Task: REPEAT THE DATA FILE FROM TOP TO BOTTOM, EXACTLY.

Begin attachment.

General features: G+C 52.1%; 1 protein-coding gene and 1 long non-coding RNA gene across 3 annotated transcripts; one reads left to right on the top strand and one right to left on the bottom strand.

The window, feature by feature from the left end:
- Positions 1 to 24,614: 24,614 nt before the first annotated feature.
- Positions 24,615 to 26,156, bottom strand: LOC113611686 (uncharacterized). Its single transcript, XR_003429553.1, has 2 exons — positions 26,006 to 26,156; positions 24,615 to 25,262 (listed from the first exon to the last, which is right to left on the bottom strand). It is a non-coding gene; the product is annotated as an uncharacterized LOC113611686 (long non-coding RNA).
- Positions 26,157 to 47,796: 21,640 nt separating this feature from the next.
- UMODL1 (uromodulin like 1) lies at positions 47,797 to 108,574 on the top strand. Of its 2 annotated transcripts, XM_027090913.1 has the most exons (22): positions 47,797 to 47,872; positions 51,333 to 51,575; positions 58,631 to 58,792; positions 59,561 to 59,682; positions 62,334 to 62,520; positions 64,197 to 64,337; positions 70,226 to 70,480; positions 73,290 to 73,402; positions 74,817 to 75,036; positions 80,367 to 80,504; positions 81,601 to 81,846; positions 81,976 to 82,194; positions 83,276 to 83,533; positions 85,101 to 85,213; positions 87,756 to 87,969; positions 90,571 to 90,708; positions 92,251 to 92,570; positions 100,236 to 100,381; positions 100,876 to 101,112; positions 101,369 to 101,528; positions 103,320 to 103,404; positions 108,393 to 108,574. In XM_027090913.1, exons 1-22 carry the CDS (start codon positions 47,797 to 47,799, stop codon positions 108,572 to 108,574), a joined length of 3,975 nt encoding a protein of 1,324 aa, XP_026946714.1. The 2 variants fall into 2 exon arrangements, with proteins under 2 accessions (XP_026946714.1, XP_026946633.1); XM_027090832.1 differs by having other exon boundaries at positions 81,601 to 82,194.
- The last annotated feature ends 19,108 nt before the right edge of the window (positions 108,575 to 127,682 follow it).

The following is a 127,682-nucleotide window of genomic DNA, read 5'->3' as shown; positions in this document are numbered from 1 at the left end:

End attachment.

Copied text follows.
General features: G+C 52.1%; 1 protein-coding gene and 1 long non-coding RNA gene across 3 annotated transcripts; one reads left to right on the top strand and one right to left on the bottom strand.

The window, feature by feature from the left end:
- Positions 1 to 24,614: 24,614 nt before the first annotated feature.
- Positions 24,615 to 26,156, bottom strand: LOC113611686 (uncharacterized). Its single transcript, XR_003429553.1, has 2 exons — positions 26,006 to 26,156; positions 24,615 to 25,262 (listed from the first exon to the last, which is right to left on the bottom strand). It is a non-coding gene; the product is annotated as an uncharacterized LOC113611686 (long non-coding RNA).
- Positions 26,157 to 47,796: 21,640 nt separating this feature from the next.
- UMODL1 (uromodulin like 1) lies at positions 47,797 to 108,574 on the top strand. Of its 2 annotated transcripts, XM_027090913.1 has the most exons (22): positions 47,797 to 47,872; positions 51,333 to 51,575; positions 58,631 to 58,792; positions 59,561 to 59,682; positions 62,334 to 62,520; positions 64,197 to 64,337; positions 70,226 to 70,480; positions 73,290 to 73,402; positions 74,817 to 75,036; positions 80,367 to 80,504; positions 81,601 to 81,846; positions 81,976 to 82,194; positions 83,276 to 83,533; positions 85,101 to 85,213; positions 87,756 to 87,969; positions 90,571 to 90,708; positions 92,251 to 92,570; positions 100,236 to 100,381; positions 100,876 to 101,112; positions 101,369 to 101,528; positions 103,320 to 103,404; positions 108,393 to 108,574. In XM_027090913.1, exons 1-22 carry the CDS (start codon positions 47,797 to 47,799, stop codon positions 108,572 to 108,574), a joined length of 3,975 nt encoding a protein of 1,324 aa, XP_026946714.1. The 2 variants fall into 2 exon arrangements, with proteins under 2 accessions (XP_026946714.1, XP_026946633.1); XM_027090832.1 differs by having other exon boundaries at positions 81,601 to 82,194.
- The last annotated feature ends 19,108 nt before the right edge of the window (positions 108,575 to 127,682 follow it).

The following is a 127,682-nucleotide window of genomic DNA, read 5'->3' as shown; positions in this document are numbered from 1 at the left end: